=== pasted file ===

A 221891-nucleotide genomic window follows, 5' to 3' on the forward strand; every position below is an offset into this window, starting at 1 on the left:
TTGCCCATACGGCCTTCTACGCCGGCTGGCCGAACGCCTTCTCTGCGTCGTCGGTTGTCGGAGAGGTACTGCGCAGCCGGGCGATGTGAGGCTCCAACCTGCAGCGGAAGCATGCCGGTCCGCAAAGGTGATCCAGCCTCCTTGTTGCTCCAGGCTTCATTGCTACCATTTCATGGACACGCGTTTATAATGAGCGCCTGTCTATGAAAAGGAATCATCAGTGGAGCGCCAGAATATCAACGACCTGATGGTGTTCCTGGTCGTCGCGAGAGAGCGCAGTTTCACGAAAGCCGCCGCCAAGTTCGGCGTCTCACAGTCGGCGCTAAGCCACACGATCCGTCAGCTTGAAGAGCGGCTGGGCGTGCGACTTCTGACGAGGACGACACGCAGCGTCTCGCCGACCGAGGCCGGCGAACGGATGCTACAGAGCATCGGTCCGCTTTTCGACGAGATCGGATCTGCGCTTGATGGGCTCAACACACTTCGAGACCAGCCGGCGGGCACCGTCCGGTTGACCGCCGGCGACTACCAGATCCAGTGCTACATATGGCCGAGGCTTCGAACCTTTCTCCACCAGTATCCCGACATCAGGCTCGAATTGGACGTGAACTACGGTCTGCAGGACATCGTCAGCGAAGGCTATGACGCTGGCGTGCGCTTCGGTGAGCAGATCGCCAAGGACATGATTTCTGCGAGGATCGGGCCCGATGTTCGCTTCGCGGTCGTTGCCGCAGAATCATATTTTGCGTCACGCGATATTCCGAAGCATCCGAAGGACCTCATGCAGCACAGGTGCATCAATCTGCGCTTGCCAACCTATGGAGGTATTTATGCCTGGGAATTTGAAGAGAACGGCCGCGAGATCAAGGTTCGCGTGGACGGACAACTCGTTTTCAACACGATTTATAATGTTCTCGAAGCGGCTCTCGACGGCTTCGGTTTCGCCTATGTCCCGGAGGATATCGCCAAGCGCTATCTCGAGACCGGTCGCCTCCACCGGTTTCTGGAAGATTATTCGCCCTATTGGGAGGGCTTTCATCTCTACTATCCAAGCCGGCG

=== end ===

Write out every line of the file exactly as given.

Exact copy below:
A 221891-nucleotide genomic window follows, 5' to 3' on the forward strand; every position below is an offset into this window, starting at 1 on the left:
TTGCCCATACGGCCTTCTACGCCGGCTGGCCGAACGCCTTCTCTGCGTCGTCGGTTGTCGGAGAGGTACTGCGCAGCCGGGCGATGTGAGGCTCCAACCTGCAGCGGAAGCATGCCGGTCCGCAAAGGTGATCCAGCCTCCTTGTTGCTCCAGGCTTCATTGCTACCATTTCATGGACACGCGTTTATAATGAGCGCCTGTCTATGAAAAGGAATCATCAGTGGAGCGCCAGAATATCAACGACCTGATGGTGTTCCTGGTCGTCGCGAGAGAGCGCAGTTTCACGAAAGCCGCCGCCAAGTTCGGCGTCTCACAGTCGGCGCTAAGCCACACGATCCGTCAGCTTGAAGAGCGGCTGGGCGTGCGACTTCTGACGAGGACGACACGCAGCGTCTCGCCGACCGAGGCCGGCGAACGGATGCTACAGAGCATCGGTCCGCTTTTCGACGAGATCGGATCTGCGCTTGATGGGCTCAACACACTTCGAGACCAGCCGGCGGGCACCGTCCGGTTGACCGCCGGCGACTACCAGATCCAGTGCTACATATGGCCGAGGCTTCGAACCTTTCTCCACCAGTATCCCGACATCAGGCTCGAATTGGACGTGAACTACGGTCTGCAGGACATCGTCAGCGAAGGCTATGACGCTGGCGTGCGCTTCGGTGAGCAGATCGCCAAGGACATGATTTCTGCGAGGATCGGGCCCGATGTTCGCTTCGCGGTCGTTGCCGCAGAATCATATTTTGCGTCACGCGATATTCCGAAGCATCCGAAGGACCTCATGCAGCACAGGTGCATCAATCTGCGCTTGCCAACCTATGGAGGTATTTATGCCTGGGAATTTGAAGAGAACGGCCGCGAGATCAAGGTTCGCGTGGACGGACAACTCGTTTTCAACACGATTTATAATGTTCTCGAAGCGGCTCTCGACGGCTTCGGTTTCGCCTATGTCCCGGAGGATATCGCCAAGCGCTATCTCGAGACCGGTCGCCTCCACCGGTTTCTGGAAGATTATTCGCCCTATTGGGAGGGCTTTCATCTCTACTATCCAAGCCGGCG